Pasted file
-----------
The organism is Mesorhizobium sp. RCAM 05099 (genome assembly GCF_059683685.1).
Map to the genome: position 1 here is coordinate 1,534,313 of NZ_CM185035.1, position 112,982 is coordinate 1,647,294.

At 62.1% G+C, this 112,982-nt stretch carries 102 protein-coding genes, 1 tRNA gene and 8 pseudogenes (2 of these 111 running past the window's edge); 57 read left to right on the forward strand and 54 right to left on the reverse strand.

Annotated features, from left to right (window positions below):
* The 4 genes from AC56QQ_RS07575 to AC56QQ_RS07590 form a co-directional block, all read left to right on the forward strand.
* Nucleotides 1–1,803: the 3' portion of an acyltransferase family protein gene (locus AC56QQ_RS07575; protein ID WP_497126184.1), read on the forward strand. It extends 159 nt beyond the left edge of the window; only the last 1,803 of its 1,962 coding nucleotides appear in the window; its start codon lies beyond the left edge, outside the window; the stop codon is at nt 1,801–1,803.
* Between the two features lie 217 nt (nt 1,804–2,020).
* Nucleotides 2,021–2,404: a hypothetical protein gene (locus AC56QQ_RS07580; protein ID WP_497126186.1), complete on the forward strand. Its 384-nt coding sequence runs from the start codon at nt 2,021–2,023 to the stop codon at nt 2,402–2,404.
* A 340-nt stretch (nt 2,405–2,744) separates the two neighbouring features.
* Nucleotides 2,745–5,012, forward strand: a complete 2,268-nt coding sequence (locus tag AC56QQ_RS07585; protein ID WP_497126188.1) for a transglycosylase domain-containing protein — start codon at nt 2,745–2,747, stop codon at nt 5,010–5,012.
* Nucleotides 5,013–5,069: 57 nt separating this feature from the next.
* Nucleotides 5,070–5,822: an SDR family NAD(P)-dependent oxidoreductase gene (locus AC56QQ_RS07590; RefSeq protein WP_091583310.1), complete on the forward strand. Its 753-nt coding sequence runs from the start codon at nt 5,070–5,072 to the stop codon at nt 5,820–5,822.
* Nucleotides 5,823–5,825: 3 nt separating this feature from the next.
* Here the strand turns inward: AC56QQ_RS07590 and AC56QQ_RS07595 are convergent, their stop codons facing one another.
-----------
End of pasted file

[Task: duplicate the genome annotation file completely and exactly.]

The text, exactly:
The organism is Mesorhizobium sp. RCAM 05099 (genome assembly GCF_059683685.1).
Map to the genome: position 1 here is coordinate 1,534,313 of NZ_CM185035.1, position 112,982 is coordinate 1,647,294.

At 62.1% G+C, this 112,982-nt stretch carries 102 protein-coding genes, 1 tRNA gene and 8 pseudogenes (2 of these 111 running past the window's edge); 57 read left to right on the forward strand and 54 right to left on the reverse strand.

Annotated features, from left to right (window positions below):
* The 4 genes from AC56QQ_RS07575 to AC56QQ_RS07590 form a co-directional block, all read left to right on the forward strand.
* Nucleotides 1–1,803: the 3' portion of an acyltransferase family protein gene (locus AC56QQ_RS07575; protein ID WP_497126184.1), read on the forward strand. It extends 159 nt beyond the left edge of the window; only the last 1,803 of its 1,962 coding nucleotides appear in the window; its start codon lies beyond the left edge, outside the window; the stop codon is at nt 1,801–1,803.
* Between the two features lie 217 nt (nt 1,804–2,020).
* Nucleotides 2,021–2,404: a hypothetical protein gene (locus AC56QQ_RS07580; protein ID WP_497126186.1), complete on the forward strand. Its 384-nt coding sequence runs from the start codon at nt 2,021–2,023 to the stop codon at nt 2,402–2,404.
* A 340-nt stretch (nt 2,405–2,744) separates the two neighbouring features.
* Nucleotides 2,745–5,012, forward strand: a complete 2,268-nt coding sequence (locus tag AC56QQ_RS07585; protein ID WP_497126188.1) for a transglycosylase domain-containing protein — start codon at nt 2,745–2,747, stop codon at nt 5,010–5,012.
* Nucleotides 5,013–5,069: 57 nt separating this feature from the next.
* Nucleotides 5,070–5,822: an SDR family NAD(P)-dependent oxidoreductase gene (locus AC56QQ_RS07590; RefSeq protein WP_091583310.1), complete on the forward strand. Its 753-nt coding sequence runs from the start codon at nt 5,070–5,072 to the stop codon at nt 5,820–5,822.
* Nucleotides 5,823–5,825: 3 nt separating this feature from the next.
* Here the strand turns inward: AC56QQ_RS07590 and AC56QQ_RS07595 are convergent, their stop codons facing one another.